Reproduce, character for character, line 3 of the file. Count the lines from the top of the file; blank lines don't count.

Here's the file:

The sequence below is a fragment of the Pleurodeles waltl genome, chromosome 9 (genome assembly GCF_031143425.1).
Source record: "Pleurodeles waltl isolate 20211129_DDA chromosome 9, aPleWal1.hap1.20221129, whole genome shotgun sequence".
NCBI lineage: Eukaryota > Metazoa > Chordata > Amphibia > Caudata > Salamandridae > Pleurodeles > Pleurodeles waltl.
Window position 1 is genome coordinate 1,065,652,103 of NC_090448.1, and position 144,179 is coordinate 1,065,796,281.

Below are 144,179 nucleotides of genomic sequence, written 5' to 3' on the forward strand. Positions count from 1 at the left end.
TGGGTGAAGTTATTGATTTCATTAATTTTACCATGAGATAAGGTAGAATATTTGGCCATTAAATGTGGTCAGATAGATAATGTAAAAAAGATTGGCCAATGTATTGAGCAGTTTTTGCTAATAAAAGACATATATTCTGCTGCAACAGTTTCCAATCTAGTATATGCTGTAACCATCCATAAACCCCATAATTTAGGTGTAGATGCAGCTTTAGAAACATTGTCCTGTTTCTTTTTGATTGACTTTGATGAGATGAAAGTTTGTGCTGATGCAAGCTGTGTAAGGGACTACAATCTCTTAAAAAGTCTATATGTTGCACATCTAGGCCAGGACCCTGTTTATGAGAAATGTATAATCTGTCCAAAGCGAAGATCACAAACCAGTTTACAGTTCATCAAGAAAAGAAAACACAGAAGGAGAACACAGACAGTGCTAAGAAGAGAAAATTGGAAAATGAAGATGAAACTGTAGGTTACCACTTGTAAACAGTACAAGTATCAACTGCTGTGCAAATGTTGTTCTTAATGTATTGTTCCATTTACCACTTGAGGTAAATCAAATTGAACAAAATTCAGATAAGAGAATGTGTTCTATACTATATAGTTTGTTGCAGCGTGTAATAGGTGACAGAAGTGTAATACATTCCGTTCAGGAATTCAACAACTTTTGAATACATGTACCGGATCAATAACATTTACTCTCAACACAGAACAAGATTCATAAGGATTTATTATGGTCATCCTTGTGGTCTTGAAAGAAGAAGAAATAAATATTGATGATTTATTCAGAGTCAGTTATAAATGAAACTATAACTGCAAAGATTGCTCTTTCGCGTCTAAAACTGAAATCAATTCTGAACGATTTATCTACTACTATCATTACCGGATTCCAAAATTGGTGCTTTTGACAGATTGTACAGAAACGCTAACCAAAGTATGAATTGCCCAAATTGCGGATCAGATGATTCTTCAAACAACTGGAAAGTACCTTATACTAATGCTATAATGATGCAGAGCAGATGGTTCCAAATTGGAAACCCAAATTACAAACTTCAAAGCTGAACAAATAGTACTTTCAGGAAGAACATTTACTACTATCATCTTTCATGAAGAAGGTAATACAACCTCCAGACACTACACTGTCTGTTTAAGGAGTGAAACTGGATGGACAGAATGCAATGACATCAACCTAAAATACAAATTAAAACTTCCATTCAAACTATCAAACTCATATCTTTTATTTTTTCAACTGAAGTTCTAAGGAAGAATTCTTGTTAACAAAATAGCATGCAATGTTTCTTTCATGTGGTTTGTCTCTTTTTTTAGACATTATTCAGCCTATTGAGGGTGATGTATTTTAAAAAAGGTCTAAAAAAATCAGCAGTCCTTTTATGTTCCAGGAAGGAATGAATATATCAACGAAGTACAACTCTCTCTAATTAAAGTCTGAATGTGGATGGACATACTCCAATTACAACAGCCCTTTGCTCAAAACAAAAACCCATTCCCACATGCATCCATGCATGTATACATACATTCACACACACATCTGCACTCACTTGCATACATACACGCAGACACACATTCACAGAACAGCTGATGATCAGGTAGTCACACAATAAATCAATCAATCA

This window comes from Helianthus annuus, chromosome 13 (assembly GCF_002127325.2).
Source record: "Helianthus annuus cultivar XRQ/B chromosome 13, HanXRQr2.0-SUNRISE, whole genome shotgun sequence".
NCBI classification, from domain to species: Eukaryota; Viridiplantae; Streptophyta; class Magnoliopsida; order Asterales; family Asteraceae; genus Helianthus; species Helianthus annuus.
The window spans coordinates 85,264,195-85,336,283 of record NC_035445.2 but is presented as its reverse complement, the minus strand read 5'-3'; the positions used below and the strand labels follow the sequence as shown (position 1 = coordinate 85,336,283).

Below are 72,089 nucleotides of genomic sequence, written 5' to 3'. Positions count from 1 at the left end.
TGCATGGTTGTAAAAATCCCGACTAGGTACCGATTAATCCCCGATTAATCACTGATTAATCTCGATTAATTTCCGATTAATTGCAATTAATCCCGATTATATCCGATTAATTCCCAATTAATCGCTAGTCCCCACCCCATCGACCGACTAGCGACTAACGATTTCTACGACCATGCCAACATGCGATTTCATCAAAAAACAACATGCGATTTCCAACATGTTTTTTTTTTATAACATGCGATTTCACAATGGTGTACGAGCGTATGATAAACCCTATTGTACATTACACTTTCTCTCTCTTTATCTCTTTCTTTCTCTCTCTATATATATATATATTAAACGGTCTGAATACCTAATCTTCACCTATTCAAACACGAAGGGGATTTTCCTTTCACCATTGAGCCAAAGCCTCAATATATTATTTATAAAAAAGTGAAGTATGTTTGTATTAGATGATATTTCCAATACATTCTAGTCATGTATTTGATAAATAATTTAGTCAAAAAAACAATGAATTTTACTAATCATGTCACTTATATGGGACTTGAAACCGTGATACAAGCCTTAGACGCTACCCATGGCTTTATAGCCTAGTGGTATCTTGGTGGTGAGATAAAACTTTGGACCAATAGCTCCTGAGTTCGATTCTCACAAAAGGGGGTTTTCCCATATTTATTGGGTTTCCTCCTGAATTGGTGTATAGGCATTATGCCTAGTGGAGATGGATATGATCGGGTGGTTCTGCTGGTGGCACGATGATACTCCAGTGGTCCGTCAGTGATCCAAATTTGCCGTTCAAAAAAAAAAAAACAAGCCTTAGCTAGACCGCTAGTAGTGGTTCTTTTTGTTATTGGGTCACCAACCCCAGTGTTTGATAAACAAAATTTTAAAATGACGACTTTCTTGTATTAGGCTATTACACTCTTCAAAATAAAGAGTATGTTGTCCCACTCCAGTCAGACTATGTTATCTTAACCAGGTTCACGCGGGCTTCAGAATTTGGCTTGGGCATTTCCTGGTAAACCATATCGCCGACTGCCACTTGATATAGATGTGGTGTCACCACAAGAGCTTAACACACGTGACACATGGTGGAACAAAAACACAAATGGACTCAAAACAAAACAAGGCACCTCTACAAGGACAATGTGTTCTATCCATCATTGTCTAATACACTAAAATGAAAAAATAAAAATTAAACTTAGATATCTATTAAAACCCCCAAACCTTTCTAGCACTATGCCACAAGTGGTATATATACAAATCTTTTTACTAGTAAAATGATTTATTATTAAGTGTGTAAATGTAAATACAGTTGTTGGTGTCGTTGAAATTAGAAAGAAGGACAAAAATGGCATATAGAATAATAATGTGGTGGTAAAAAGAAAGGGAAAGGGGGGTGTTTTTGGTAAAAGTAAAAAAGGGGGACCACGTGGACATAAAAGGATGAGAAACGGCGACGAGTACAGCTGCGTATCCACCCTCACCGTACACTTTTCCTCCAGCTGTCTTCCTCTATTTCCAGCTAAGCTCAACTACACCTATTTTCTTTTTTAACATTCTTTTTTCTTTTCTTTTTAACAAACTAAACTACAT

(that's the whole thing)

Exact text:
NCBI lineage: Eukaryota > Metazoa > Chordata > Amphibia > Caudata > Salamandridae > Pleurodeles > Pleurodeles waltl.